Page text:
Amazon Access Was Not Designed for the Visually Impaired

The fact is that Amazon Access was not designed primarily to be accessible to people with disabilities, despite the impression created by stories like the one in E-Commerce News, which quotes Robert Frederick, manager of the company's Amazon Anywhere program: "Making online shopping . . . accessible to all people remains one of Amazon's main goals. . . . [W]e hope this new site will greatly improve the shopping experience for our customers who use screen access software" [Cox 2001].

The <meta> tags in source code for the Amazon Access home page [7] tell a different story, as shown in the code below. (<meta> tags are part of the document's <head> element. They are meant to be read primarily by machines search engines rely on them, for example not humans.)

[7] Source code accessed on June 5, 2002, at

<head>  <title></title>  <meta name=Handheldfriendly content="true">  <meta name=PalmComputingPlatform content=true>  </head>

That's the entire <head> element. There is nothing here about accessibility. What this says very clearly is that Amazon Access was designed for wireless access on cell phones and handheld devices, and I think the site is probably just fine for that (or will be once the programmers get rid of the actual bugs). But people who are blind don't use Palm Pilots or similar products, which are very graphical. And they don't use cell phones to browse the Internet because cell phones sold in the United States don't yet have the capacity to speak screen content the way screen readers and talking Web browsers do. Neither JAWS, Window-Eyes, nor Home Page Reader supports any Pocket PC or handheld computer not the iPAQ, not Palm, not Handspring.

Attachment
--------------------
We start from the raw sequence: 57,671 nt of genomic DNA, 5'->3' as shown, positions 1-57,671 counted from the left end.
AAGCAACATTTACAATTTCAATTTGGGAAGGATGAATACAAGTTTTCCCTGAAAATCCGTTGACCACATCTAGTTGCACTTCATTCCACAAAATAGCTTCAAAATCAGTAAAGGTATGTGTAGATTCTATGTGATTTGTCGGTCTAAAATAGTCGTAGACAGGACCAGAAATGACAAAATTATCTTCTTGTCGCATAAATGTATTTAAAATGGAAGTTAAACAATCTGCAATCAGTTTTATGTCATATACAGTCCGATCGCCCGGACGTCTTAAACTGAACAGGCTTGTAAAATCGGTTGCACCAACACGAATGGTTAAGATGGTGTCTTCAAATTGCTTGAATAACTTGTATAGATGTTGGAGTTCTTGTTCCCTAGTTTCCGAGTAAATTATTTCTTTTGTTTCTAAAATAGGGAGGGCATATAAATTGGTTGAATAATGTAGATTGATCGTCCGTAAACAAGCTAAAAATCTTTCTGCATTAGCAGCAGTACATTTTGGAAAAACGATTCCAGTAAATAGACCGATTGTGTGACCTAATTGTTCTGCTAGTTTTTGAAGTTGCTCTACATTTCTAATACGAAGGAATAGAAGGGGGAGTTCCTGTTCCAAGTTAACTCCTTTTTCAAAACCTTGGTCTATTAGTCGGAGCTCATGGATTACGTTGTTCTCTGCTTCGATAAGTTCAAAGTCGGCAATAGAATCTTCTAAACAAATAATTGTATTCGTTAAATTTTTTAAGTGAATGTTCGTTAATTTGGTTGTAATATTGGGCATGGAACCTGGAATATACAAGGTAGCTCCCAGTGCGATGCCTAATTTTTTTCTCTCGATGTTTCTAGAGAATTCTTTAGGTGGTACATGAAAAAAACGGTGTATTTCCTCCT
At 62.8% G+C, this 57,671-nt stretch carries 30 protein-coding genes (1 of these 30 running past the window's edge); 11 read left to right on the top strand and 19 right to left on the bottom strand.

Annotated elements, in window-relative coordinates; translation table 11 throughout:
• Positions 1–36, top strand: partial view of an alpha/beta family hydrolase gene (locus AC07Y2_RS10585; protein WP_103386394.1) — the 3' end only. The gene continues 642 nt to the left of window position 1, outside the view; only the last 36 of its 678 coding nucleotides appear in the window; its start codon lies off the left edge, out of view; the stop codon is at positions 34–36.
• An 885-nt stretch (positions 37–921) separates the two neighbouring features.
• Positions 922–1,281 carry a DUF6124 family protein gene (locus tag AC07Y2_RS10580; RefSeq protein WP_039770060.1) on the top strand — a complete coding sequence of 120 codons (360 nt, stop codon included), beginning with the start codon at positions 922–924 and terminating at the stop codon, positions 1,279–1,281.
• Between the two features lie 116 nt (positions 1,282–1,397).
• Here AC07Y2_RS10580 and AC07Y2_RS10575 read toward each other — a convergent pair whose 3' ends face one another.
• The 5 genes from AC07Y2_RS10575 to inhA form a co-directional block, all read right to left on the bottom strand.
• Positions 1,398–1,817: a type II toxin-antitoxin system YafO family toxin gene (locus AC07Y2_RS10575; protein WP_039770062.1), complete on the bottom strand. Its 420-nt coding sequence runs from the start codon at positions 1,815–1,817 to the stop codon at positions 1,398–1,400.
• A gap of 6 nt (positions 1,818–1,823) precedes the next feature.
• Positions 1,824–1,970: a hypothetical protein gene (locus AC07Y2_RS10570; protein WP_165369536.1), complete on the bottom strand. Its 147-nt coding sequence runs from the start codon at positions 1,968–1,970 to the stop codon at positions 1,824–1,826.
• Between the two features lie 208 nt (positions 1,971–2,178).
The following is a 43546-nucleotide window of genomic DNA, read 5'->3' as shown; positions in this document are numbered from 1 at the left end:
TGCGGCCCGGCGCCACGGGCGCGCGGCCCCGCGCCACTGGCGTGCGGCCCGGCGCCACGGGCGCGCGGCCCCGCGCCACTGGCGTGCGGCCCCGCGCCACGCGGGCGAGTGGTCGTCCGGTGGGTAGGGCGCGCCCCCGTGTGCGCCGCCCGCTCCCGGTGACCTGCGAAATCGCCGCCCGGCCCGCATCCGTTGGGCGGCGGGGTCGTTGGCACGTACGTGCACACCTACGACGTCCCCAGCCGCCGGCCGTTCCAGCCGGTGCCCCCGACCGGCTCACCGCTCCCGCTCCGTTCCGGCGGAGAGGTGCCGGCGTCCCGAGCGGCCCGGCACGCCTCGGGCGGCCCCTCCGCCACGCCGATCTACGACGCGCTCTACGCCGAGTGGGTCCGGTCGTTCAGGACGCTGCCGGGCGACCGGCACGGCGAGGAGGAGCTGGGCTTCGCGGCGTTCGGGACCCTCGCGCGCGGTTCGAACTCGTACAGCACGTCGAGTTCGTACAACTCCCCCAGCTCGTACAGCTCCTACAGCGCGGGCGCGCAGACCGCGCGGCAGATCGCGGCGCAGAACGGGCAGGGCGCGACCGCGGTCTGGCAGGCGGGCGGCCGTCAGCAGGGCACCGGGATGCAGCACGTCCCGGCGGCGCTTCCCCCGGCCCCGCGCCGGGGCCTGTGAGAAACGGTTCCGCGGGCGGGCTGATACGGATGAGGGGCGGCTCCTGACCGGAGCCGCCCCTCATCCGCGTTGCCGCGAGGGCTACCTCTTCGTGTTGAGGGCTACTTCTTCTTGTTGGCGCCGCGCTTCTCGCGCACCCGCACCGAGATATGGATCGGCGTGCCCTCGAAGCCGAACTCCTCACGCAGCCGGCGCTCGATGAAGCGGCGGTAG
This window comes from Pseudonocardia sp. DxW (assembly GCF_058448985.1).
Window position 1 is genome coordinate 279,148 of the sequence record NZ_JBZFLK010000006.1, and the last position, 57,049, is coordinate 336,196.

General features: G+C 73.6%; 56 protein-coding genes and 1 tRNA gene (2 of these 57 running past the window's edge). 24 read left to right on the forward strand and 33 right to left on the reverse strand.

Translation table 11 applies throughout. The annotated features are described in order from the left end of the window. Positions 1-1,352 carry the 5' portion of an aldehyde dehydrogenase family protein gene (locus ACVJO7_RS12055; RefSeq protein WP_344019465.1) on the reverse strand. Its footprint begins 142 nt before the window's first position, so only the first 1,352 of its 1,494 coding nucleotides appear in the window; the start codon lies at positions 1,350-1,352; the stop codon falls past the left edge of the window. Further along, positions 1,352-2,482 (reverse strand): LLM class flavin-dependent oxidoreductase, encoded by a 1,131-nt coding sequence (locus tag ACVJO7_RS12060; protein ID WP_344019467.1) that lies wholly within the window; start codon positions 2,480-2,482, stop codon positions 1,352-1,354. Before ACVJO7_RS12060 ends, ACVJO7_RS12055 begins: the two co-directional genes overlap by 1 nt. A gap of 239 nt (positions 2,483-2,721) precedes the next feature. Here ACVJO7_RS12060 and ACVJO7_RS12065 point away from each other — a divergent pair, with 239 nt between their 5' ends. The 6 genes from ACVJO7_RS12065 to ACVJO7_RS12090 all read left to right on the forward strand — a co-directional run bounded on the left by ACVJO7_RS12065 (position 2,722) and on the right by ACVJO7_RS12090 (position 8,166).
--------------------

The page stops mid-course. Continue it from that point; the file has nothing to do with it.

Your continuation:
You don't have to take my word for it. The December 6, 2001, story in E-Commerce News makes the same point: "The new site is powered by the company's mobile commerce platform, Amazon Anywhere, which provides wireless access to Amazon's Web sites. . . ." Then, driving the point home, the article goes on to say that these slimmed-down versions of the primary Amazon site "are designed specifically for wireless phones, PDAs and other non-standard Internet browsers" [Cox 2001].

The Saga Continues

The next day, I went back again to the Amazon Access site; this time, I placed an order for a CD using the Buy now with 1-Click button. The following day, I received an e-mail from saying that the company couldn't ship my order because the credit card number had been declined by the issuing bank. The e-mail message contained a link to a page where, it said, I could "update" the payment method. Interestingly, this link did not point to a page on the Amazon Access site but went instead to the main site. How could I tell? Easy: here's what JAWS reported when the page came up. Help / Using Your Account / Updating Payment Information for Your Order




























Using Your Account

Updating Payment Information for Your Order

Updating Payment Information for Your Order

It's easy to review or change the payment information for any order that has not yet entered the shipping process.

Log in to Your Account to update or review payment information for your recent orders now. Once you've signed in, follow these simple instructions:

[And so on. . . .] [8]

[8] Transcript of JAWS reading the first part of the page to which I was directed by a link from an e-mail in order to update billing information. Accessed January 6, 2002.